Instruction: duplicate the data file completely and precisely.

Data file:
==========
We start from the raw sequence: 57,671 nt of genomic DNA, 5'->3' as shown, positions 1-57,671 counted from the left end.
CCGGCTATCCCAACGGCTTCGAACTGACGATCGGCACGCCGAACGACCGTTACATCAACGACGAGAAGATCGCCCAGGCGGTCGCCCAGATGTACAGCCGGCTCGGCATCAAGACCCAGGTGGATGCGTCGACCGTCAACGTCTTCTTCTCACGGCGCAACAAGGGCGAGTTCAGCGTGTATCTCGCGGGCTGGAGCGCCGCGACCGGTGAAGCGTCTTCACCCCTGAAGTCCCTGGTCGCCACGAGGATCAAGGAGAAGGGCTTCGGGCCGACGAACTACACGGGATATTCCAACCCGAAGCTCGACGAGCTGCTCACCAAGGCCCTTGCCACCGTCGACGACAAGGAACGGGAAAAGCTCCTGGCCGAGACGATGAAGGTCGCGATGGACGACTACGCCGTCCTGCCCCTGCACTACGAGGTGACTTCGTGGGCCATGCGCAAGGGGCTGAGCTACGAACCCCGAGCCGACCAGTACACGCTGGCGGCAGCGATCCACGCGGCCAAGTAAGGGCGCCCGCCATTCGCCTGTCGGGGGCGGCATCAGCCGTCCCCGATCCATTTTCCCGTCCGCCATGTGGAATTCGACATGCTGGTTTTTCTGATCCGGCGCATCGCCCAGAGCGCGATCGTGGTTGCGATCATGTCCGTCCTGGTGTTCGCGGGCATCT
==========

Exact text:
We start from the raw sequence: 57,671 nt of genomic DNA, 5'->3' as shown, positions 1-57,671 counted from the left end.
CCGGCTATCCCAACGGCTTCGAACTGACGATCGGCACGCCGAACGACCGTTACATCAACGACGAGAAGATCGCCCAGGCGGTCGCCCAGATGTACAGCCGGCTCGGCATCAAGACCCAGGTGGATGCGTCGACCGTCAACGTCTTCTTCTCACGGCGCAACAAGGGCGAGTTCAGCGTGTATCTCGCGGGCTGGAGCGCCGCGACCGGTGAAGCGTCTTCACCCCTGAAGTCCCTGGTCGCCACGAGGATCAAGGAGAAGGGCTTCGGGCCGACGAACTACACGGGATATTCCAACCCGAAGCTCGACGAGCTGCTCACCAAGGCCCTTGCCACCGTCGACGACAAGGAACGGGAAAAGCTCCTGGCCGAGACGATGAAGGTCGCGATGGACGACTACGCCGTCCTGCCCCTGCACTACGAGGTGACTTCGTGGGCCATGCGCAAGGGGCTGAGCTACGAACCCCGAGCCGACCAGTACACGCTGGCGGCAGCGATCCACGCGGCCAAGTAAGGGCGCCCGCCATTCGCCTGTCGGGGGCGGCATCAGCCGTCCCCGATCCATTTTCCCGTCCGCCATGTGGAATTCGACATGCTGGTTTTTCTGATCCGGCGCATCGCCCAGAGCGCGATCGTGGTTGCGATCATGTCCGTCCTGGTGTTCGCGGGCATCT